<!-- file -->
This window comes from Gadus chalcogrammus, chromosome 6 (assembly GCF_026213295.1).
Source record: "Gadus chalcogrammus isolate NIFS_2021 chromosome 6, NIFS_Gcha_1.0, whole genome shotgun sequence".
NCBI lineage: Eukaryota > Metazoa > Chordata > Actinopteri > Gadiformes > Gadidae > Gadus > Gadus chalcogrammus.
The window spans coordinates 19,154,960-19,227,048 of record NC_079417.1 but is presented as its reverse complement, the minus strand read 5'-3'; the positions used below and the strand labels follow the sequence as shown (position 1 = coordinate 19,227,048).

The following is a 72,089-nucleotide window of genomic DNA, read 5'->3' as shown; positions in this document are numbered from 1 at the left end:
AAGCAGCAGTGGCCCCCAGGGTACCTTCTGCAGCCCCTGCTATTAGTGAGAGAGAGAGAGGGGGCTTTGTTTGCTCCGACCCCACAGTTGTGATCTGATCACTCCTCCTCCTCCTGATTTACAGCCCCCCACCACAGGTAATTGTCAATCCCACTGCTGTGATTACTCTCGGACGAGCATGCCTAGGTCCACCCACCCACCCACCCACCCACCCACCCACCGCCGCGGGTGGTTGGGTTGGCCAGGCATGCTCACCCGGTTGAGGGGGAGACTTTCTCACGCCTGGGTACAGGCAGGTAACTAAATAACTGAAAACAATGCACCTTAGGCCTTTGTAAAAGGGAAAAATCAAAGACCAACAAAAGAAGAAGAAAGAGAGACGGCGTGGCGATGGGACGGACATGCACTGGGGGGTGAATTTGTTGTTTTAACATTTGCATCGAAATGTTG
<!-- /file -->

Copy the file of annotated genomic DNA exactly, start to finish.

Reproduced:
This window comes from Gadus chalcogrammus, chromosome 6 (assembly GCF_026213295.1).
Source record: "Gadus chalcogrammus isolate NIFS_2021 chromosome 6, NIFS_Gcha_1.0, whole genome shotgun sequence".
NCBI lineage: Eukaryota > Metazoa > Chordata > Actinopteri > Gadiformes > Gadidae > Gadus > Gadus chalcogrammus.
The window spans coordinates 19,154,960-19,227,048 of record NC_079417.1 but is presented as its reverse complement, the minus strand read 5'-3'; the positions used below and the strand labels follow the sequence as shown (position 1 = coordinate 19,227,048).

The following is a 72,089-nucleotide window of genomic DNA, read 5'->3' as shown; positions in this document are numbered from 1 at the left end:
AAGCAGCAGTGGCCCCCAGGGTACCTTCTGCAGCCCCTGCTATTAGTGAGAGAGAGAGAGGGGGCTTTGTTTGCTCCGACCCCACAGTTGTGATCTGATCACTCCTCCTCCTCCTGATTTACAGCCCCCCACCACAGGTAATTGTCAATCCCACTGCTGTGATTACTCTCGGACGAGCATGCCTAGGTCCACCCACCCACCCACCCACCCACCCACCCACCGCCGCGGGTGGTTGGGTTGGCCAGGCATGCTCACCCGGTTGAGGGGGAGACTTTCTCACGCCTGGGTACAGGCAGGTAACTAAATAACTGAAAACAATGCACCTTAGGCCTTTGTAAAAGGGAAAAATCAAAGACCAACAAAAGAAGAAGAAAGAGAGACGGCGTGGCGATGGGACGGACATGCACTGGGGGGTGAATTTGTTGTTTTAACATTTGCATCGAAATGTTG